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From: John De Armond
Newsgroups: rec.outdoors.rv-travel
Subject: Re: RV tech forum?
Date: Wed, 23 Mar 2005 15:52:23 -0500
Message-ID: <>

On Wed, 23 Mar 2005 13:42:15 -0700, cew <>

>cew wrote:
>> (Where/) Is there an RV tech forum?
>> Looking for an engine running 12v wire in front of the firewall of a
>> '97 GMC Sierra.
>> Thanks.
>I want this to control a solenoid in my camper charge wire. Close the
>solenoid when the engine is running, to connect the camper battery to
>the alternator and truck battery; open the solenoid all other times to
>isolate the camper battery. I'd rather do this based on engine state,
>rather than manually.
>Guess I should have been more specific -- and maybe I asked for the
>wrong thing.

Several ways to do that.

* Pick up switched 12 volts going to the ignition coil(s).  This works
but if you leave the ignition on it will run down the house battery
along with the cranking battery.

* Pick up the "generating" signal that is usually available from the
alternator. Excellent solution if your alternator has the signal.
Will require a low current buffer relay in most cases.

* (best way) Install a second oil pressure switch that closes on oil
pressure rise.  This will ensure that the house/cranking interconnect
only happens when the engine is actually running.

One other comment.  Attach the wire to your camper to the alternator
output terminal.  This terminal can be as much as a volt or more above
the battery voltage.  This helps compensate for voltage drop through
the wiring.


From: John De Armond
Newsgroups: rec.outdoors.rv-travel
Subject: Re: RV tech forum?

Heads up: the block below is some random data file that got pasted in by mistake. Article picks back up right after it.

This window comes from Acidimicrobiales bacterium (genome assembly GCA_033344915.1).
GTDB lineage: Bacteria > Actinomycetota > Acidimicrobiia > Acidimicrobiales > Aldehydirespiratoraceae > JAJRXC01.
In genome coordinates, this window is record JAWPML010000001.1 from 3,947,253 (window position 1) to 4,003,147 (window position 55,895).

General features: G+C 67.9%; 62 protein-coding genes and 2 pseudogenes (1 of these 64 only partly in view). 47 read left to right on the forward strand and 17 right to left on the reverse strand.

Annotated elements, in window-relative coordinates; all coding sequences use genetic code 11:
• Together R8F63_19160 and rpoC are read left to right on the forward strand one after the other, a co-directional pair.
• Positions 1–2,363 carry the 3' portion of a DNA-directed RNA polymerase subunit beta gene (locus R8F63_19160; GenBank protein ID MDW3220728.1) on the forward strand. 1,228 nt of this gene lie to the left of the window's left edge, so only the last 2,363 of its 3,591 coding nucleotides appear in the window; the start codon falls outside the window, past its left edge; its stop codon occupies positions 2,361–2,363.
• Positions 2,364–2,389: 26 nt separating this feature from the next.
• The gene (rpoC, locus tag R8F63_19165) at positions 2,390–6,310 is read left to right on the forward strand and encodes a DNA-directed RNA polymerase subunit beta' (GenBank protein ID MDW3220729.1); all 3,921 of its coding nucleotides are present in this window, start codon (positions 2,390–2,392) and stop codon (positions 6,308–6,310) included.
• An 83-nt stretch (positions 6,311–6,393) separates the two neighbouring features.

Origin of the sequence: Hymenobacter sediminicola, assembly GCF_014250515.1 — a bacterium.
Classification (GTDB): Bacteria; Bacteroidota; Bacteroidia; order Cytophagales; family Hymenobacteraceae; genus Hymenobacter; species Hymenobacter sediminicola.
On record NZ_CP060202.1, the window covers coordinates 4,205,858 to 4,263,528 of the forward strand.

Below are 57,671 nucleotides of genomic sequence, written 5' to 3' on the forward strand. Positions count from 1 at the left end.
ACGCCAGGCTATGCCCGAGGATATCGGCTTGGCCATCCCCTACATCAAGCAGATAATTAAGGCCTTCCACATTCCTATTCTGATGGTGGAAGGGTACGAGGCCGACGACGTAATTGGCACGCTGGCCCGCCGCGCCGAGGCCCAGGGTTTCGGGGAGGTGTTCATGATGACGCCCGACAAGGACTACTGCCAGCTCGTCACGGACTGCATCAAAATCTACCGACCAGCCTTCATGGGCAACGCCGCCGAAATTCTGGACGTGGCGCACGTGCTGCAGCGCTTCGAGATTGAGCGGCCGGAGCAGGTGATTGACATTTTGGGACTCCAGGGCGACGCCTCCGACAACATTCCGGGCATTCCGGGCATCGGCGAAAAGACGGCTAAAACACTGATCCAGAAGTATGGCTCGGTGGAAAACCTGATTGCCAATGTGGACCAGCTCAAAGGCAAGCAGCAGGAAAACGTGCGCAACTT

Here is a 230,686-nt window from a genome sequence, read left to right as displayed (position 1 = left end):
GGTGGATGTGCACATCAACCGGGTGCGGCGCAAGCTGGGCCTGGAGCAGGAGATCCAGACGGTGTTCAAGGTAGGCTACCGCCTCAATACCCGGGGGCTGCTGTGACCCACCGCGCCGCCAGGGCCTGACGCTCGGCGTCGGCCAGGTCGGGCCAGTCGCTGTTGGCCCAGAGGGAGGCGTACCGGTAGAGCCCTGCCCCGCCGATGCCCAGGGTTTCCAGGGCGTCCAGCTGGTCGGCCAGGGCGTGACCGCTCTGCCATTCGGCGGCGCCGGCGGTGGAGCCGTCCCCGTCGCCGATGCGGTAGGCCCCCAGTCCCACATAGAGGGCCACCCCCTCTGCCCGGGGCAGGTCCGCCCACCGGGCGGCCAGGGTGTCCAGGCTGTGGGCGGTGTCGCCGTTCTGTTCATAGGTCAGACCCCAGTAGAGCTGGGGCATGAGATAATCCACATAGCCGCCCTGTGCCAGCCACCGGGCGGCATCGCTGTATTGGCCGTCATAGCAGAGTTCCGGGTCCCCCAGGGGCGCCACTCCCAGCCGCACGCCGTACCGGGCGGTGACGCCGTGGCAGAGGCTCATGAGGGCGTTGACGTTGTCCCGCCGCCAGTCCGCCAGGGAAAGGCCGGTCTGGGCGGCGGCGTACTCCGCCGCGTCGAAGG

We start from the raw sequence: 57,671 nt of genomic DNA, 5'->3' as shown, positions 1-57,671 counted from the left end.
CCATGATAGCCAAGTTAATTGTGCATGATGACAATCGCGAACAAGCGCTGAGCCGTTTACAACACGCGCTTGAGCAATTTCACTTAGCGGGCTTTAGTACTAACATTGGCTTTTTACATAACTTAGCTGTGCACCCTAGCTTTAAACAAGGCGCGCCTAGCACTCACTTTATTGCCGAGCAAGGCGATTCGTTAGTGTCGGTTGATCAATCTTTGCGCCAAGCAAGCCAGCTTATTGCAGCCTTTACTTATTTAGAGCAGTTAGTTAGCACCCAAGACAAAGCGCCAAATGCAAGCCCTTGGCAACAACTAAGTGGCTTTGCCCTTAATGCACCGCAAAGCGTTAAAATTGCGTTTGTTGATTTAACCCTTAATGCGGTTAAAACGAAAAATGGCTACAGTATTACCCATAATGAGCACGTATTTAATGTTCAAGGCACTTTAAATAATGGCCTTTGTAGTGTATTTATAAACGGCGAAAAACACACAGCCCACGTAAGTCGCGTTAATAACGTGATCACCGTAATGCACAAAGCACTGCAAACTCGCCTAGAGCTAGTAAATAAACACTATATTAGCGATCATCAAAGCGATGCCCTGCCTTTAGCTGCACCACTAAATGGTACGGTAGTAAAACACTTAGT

Date: Wed, 23 Mar 2005 21:37:45 -0500
Message-ID: <>

On Wed, 23 Mar 2005 15:01:25 -0700, cew <>

>Thanks. I am going to connect directly to the alternator -- about 10 -12
>feet of 6 gage wire. And I'd thought of the 'coil', which actually
>appears to be an amplifier of some kind, and is directly connected to
>the rotor by a high voltage line. I just verified that (what I take to
>be) the input has four light gage wires, two of which go hot when
>ignition switch is on.
>You'd suggest tapping one or both of the wires that go hot? (Why four
>wires in?)

My memory's not that good.  Does your engine have a distributor (HEI)
or a coil pack?  If it has a coil pack then don't mess with the little
wires.  Those are the individual "fire" wires that trigger the proper

Again, my memory's not all that hot, but I believe that the main power
wire to the coil pack stays hot all the time.  It'll be a large wire,
probably at least a #8 and probably a #6.

Is your fuse block under the hood?  If so then it will be easy to pick
up switched 12 volts from there.

On the alternator, the extra wire normally drives the "charge" idiot
light.  It does so by sinking the line to ground when the alternator
is not charging.  I have no idea how much current this line could
handle but since it normally drives only a couple watt indicator lamp,
I'd not push it.

Installing the extra oil switch is easy.  Pick up a female 1/4" brass
Tee and a 1" long 1/4" brass nipple along with some teflon tape at the
local hardware.  Get the close-on-rise pressure switch from NAPA or

Unscrew the old sensor and screw the nipple in its place.  Screw the
old sensor into one side of the brass Tee, the new switch into the
other and screw the whole assembly onto the nipple.  Most of these
pressure switches go to ground when the contact closes so you'd hook
one side of the solenoid coil to 12 volts and the other side to the

>My alternator does have an extra wire(s) attached. I'm hesitant to
>disconnect this while the engine is running. If this is the right thing,
>you're saying this is too weak a source to trip a solenoid?
>I think installing a second pressure switch is beyond my capability,
>although I like the 'actually running' result.

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